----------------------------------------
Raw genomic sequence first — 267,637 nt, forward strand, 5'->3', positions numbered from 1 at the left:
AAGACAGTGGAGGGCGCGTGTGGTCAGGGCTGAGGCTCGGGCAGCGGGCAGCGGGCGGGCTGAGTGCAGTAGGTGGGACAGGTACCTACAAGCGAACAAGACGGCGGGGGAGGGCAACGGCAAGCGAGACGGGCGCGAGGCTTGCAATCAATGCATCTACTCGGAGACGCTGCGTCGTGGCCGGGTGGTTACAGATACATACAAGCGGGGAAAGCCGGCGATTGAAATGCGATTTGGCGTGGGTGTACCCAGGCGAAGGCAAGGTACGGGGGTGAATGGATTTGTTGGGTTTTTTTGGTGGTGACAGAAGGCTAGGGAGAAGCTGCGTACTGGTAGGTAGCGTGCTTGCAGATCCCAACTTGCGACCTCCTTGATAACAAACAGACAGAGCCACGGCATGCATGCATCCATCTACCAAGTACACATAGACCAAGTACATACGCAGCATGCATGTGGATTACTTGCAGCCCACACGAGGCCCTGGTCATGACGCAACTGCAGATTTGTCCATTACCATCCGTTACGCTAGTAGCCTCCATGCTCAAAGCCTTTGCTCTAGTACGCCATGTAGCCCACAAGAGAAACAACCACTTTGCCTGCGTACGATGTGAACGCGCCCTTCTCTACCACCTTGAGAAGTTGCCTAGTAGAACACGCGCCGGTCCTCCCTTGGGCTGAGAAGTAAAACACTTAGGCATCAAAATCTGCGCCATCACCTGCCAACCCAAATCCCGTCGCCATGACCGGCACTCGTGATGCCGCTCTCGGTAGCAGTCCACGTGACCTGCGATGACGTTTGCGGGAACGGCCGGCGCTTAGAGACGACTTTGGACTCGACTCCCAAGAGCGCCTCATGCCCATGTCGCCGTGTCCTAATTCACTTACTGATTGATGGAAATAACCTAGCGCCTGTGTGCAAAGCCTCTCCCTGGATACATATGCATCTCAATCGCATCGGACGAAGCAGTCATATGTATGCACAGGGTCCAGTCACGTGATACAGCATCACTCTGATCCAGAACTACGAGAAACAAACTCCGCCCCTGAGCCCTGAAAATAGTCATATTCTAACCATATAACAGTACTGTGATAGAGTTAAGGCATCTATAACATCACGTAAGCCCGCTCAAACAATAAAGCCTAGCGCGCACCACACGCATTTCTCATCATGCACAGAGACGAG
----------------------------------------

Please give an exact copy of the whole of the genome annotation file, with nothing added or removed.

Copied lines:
Raw genomic sequence first — 267,637 nt, forward strand, 5'->3', positions numbered from 1 at the left:
AAGACAGTGGAGGGCGCGTGTGGTCAGGGCTGAGGCTCGGGCAGCGGGCAGCGGGCGGGCTGAGTGCAGTAGGTGGGACAGGTACCTACAAGCGAACAAGACGGCGGGGGAGGGCAACGGCAAGCGAGACGGGCGCGAGGCTTGCAATCAATGCATCTACTCGGAGACGCTGCGTCGTGGCCGGGTGGTTACAGATACATACAAGCGGGGAAAGCCGGCGATTGAAATGCGATTTGGCGTGGGTGTACCCAGGCGAAGGCAAGGTACGGGGGTGAATGGATTTGTTGGGTTTTTTTGGTGGTGACAGAAGGCTAGGGAGAAGCTGCGTACTGGTAGGTAGCGTGCTTGCAGATCCCAACTTGCGACCTCCTTGATAACAAACAGACAGAGCCACGGCATGCATGCATCCATCTACCAAGTACACATAGACCAAGTACATACGCAGCATGCATGTGGATTACTTGCAGCCCACACGAGGCCCTGGTCATGACGCAACTGCAGATTTGTCCATTACCATCCGTTACGCTAGTAGCCTCCATGCTCAAAGCCTTTGCTCTAGTACGCCATGTAGCCCACAAGAGAAACAACCACTTTGCCTGCGTACGATGTGAACGCGCCCTTCTCTACCACCTTGAGAAGTTGCCTAGTAGAACACGCGCCGGTCCTCCCTTGGGCTGAGAAGTAAAACACTTAGGCATCAAAATCTGCGCCATCACCTGCCAACCCAAATCCCGTCGCCATGACCGGCACTCGTGATGCCGCTCTCGGTAGCAGTCCACGTGACCTGCGATGACGTTTGCGGGAACGGCCGGCGCTTAGAGACGACTTTGGACTCGACTCCCAAGAGCGCCTCATGCCCATGTCGCCGTGTCCTAATTCACTTACTGATTGATGGAAATAACCTAGCGCCTGTGTGCAAAGCCTCTCCCTGGATACATATGCATCTCAATCGCATCGGACGAAGCAGTCATATGTATGCACAGGGTCCAGTCACGTGATACAGCATCACTCTGATCCAGAACTACGAGAAACAAACTCCGCCCCTGAGCCCTGAAAATAGTCATATTCTAACCATATAACAGTACTGTGATAGAGTTAAGGCATCTATAACATCACGTAAGCCCGCTCAAACAATAAAGCCTAGCGCGCACCACACGCATTTCTCATCATGCACAGAGACGAG